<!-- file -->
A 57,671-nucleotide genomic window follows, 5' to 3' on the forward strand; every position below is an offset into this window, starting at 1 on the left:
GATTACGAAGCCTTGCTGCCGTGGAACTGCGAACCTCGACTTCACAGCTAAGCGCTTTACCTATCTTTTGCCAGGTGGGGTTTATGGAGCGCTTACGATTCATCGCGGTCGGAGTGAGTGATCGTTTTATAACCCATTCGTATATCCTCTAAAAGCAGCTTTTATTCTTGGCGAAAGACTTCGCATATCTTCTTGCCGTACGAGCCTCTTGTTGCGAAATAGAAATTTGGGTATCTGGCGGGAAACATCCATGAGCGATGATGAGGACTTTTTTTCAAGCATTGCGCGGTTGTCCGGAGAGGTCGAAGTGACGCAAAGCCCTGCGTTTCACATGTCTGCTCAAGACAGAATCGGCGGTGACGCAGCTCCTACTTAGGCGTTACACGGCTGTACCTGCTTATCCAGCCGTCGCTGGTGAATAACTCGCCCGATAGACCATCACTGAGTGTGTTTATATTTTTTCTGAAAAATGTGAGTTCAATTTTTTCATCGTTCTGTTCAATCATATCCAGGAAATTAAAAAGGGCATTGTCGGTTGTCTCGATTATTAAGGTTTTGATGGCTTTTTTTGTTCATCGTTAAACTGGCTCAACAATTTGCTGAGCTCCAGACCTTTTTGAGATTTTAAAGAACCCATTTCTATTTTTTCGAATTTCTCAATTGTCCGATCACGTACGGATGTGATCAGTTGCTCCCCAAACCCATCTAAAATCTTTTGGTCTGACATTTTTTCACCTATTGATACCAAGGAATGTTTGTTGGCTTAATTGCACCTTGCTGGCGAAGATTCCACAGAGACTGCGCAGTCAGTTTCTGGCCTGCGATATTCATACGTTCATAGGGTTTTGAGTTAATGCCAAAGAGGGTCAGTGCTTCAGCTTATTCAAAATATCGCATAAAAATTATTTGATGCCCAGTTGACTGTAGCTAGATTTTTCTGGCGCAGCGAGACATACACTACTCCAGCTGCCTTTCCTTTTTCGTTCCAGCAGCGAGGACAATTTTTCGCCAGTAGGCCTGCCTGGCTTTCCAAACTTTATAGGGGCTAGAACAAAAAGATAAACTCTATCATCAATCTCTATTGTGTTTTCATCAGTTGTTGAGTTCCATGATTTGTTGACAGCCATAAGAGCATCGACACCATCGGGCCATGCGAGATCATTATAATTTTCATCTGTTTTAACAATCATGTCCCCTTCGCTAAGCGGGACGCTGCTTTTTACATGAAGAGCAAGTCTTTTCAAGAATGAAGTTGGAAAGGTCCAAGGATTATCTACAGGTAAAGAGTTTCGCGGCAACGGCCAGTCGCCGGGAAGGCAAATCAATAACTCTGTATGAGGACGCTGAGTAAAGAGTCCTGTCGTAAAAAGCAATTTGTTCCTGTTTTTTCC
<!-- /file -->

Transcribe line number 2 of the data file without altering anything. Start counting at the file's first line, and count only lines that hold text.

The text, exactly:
GATTACGAAGCCTTGCTGCCGTGGAACTGCGAACCTCGACTTCACAGCTAAGCGCTTTACCTATCTTTTGCCAGGTGGGGTTTATGGAGCGCTTACGATTCATCGCGGTCGGAGTGAGTGATCGTTTTATAACCCATTCGTATATCCTCTAAAAGCAGCTTTTATTCTTGGCGAAAGACTTCGCATATCTTCTTGCCGTACGAGCCTCTTGTTGCGAAATAGAAATTTGGGTATCTGGCGGGAAACATCCATGAGCGATGATGAGGACTTTTTTTCAAGCATTGCGCGGTTGTCCGGAGAGGTCGAAGTGACGCAAAGCCCTGCGTTTCACATGTCTGCTCAAGACAGAATCGGCGGTGACGCAGCTCCTACTTAGGCGTTACACGGCTGTACCTGCTTATCCAGCCGTCGCTGGTGAATAACTCGCCCGATAGACCATCACTGAGTGTGTTTATATTTTTTCTGAAAAATGTGAGTTCAATTTTTTCATCGTTCTGTTCAATCATATCCAGGAAATTAAAAAGGGCATTGTCGGTTGTCTCGATTATTAAGGTTTTGATGGCTTTTTTTGTTCATCGTTAAACTGGCTCAACAATTTGCTGAGCTCCAGACCTTTTTGAGATTTTAAAGAACCCATTTCTATTTTTTCGAATTTCTCAATTGTCCGATCACGTACGGATGTGATCAGTTGCTCCCCAAACCCATCTAAAATCTTTTGGTCTGACATTTTTTCACCTATTGATACCAAGGAATGTTTGTTGGCTTAATTGCACCTTGCTGGCGAAGATTCCACAGAGACTGCGCAGTCAGTTTCTGGCCTGCGATATTCATACGTTCATAGGGTTTTGAGTTAATGCCAAAGAGGGTCAGTGCTTCAGCTTATTCAAAATATCGCATAAAAATTATTTGATGCCCAGTTGACTGTAGCTAGATTTTTCTGGCGCAGCGAGACATACACTACTCCAGCTGCCTTTCCTTTTTCGTTCCAGCAGCGAGGACAATTTTTCGCCAGTAGGCCTGCCTGGCTTTCCAAACTTTATAGGGGCTAGAACAAAAAGATAAACTCTATCATCAATCTCTATTGTGTTTTCATCAGTTGTTGAGTTCCATGATTTGTTGACAGCCATAAGAGCATCGACACCATCGGGCCATGCGAGATCATTATAATTTTCATCTGTTTTAACAATCATGTCCCCTTCGCTAAGCGGGACGCTGCTTTTTACATGAAGAGCAAGTCTTTTCAAGAATGAAGTTGGAAAGGTCCAAGGATTATCTACAGGTAAAGAGTTTCGCGGCAACGGCCAGTCGCCGGGAAGGCAAATCAATAACTCTGTATGAGGACGCTGAGTAAAGAGTCCTGTCGTAAAAAGCAATTTGTTCCTGTTTTTTCC